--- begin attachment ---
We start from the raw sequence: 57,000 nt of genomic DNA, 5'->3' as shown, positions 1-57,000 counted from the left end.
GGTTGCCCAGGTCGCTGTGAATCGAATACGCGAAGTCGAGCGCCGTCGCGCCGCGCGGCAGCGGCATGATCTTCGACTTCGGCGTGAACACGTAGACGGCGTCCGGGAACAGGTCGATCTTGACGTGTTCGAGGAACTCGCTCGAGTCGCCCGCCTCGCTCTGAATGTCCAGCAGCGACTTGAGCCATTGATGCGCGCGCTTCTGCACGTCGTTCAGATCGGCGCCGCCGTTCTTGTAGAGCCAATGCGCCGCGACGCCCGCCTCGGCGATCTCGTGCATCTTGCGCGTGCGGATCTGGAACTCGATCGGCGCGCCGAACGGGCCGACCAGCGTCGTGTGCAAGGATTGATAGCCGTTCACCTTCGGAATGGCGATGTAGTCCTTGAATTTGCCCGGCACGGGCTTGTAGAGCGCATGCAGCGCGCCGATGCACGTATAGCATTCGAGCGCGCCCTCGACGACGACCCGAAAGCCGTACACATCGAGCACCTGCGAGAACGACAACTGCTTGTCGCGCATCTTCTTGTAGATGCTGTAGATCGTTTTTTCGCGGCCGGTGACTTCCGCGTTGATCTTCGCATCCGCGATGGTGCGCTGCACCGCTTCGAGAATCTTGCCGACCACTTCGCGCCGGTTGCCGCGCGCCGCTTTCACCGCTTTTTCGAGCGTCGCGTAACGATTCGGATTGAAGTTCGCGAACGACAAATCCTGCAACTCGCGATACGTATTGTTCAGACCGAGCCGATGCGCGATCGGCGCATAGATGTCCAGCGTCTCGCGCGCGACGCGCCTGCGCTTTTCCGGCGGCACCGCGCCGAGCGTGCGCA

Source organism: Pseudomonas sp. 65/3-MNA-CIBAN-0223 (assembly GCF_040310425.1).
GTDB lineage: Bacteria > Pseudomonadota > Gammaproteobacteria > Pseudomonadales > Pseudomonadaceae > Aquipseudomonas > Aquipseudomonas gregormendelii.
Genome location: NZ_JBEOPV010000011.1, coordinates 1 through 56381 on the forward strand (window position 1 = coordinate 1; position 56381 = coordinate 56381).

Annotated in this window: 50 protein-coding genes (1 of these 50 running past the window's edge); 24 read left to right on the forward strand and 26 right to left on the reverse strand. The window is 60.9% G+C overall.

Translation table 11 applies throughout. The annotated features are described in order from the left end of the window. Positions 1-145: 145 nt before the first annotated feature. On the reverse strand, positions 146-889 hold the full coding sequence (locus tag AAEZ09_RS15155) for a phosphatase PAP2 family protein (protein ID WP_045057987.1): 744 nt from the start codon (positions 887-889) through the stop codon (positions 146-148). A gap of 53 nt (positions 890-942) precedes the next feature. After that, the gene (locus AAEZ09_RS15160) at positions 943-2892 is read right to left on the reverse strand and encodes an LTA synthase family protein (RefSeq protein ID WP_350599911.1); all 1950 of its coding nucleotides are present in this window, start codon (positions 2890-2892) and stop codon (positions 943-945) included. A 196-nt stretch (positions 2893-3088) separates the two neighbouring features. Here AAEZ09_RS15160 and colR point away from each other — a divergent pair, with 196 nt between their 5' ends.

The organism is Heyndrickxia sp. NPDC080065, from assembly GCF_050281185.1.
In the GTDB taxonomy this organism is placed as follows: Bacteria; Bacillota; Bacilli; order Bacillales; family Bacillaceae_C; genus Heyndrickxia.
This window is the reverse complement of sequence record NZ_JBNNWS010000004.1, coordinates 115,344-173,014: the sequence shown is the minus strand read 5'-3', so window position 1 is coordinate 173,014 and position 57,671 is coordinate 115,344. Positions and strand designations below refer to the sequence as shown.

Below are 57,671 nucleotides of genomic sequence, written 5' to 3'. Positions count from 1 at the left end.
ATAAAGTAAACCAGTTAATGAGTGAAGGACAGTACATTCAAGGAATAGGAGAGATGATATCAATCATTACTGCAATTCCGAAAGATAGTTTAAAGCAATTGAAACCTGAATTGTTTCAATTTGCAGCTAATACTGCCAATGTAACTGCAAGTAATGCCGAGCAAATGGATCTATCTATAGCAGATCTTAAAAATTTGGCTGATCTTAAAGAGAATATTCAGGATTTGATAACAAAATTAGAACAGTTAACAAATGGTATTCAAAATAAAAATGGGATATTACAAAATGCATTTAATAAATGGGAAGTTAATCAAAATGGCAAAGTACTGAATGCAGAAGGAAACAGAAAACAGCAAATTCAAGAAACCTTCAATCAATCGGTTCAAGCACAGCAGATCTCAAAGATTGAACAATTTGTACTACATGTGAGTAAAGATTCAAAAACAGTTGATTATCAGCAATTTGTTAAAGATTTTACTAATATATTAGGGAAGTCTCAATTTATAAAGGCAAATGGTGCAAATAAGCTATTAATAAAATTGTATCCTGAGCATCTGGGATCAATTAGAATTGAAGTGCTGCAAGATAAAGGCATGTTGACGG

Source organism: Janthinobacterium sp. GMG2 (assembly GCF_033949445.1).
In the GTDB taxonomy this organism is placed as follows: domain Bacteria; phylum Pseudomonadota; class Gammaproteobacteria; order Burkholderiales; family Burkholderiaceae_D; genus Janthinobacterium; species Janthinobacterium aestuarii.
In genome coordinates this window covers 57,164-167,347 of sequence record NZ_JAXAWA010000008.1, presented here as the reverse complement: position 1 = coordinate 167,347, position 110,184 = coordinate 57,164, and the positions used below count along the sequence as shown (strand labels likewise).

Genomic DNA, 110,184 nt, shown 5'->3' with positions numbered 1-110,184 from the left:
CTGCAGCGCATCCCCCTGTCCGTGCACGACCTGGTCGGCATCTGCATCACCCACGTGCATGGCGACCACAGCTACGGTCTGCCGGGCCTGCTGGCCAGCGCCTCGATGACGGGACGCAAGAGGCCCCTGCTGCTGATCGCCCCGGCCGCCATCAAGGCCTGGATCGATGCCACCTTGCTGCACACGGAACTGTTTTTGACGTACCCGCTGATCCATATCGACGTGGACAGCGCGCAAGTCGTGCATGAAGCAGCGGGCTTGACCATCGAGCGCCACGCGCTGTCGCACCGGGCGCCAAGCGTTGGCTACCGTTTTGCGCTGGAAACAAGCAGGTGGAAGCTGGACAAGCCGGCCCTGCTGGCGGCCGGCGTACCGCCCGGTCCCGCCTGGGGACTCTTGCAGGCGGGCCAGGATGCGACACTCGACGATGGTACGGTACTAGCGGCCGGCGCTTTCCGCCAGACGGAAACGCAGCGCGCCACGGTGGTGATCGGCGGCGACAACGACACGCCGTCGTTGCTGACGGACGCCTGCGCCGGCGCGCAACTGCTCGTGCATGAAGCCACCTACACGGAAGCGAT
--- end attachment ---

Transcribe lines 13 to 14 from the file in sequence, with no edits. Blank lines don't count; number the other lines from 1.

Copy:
Source organism: Janthinobacterium sp. GMG2 (assembly GCF_033949445.1).
In the GTDB taxonomy this organism is placed as follows: domain Bacteria; phylum Pseudomonadota; class Gammaproteobacteria; order Burkholderiales; family Burkholderiaceae_D; genus Janthinobacterium; species Janthinobacterium aestuarii.